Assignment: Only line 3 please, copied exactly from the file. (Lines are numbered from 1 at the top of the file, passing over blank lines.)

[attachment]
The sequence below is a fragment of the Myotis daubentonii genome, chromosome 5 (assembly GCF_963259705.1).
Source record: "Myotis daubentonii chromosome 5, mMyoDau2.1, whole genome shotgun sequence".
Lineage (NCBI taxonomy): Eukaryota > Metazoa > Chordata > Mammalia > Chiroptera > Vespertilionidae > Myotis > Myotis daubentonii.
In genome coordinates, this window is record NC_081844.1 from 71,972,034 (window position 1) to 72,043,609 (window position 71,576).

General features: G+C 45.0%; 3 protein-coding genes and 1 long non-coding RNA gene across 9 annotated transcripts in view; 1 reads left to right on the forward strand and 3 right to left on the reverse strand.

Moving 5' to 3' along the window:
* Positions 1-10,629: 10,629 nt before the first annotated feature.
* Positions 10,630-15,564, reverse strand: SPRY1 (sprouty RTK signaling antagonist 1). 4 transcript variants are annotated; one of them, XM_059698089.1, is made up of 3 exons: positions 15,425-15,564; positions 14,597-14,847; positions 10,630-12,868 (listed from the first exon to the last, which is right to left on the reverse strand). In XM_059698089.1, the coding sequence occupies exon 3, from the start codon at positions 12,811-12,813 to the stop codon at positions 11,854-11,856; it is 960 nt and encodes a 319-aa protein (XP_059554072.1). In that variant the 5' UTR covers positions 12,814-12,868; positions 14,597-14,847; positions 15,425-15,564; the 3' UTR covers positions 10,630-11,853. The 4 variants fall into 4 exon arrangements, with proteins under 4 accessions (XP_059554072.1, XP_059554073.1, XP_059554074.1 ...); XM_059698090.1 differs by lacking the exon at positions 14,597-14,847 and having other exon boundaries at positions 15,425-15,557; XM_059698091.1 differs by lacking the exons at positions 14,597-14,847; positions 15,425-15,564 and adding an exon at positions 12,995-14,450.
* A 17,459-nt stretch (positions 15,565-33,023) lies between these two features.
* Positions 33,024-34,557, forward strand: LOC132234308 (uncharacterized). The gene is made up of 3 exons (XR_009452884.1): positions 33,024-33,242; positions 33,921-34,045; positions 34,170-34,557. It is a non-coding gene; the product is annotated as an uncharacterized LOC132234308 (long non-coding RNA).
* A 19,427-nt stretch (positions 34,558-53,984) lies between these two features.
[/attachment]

Lineage (NCBI taxonomy): Eukaryota > Metazoa > Chordata > Mammalia > Chiroptera > Vespertilionidae > Myotis > Myotis daubentonii.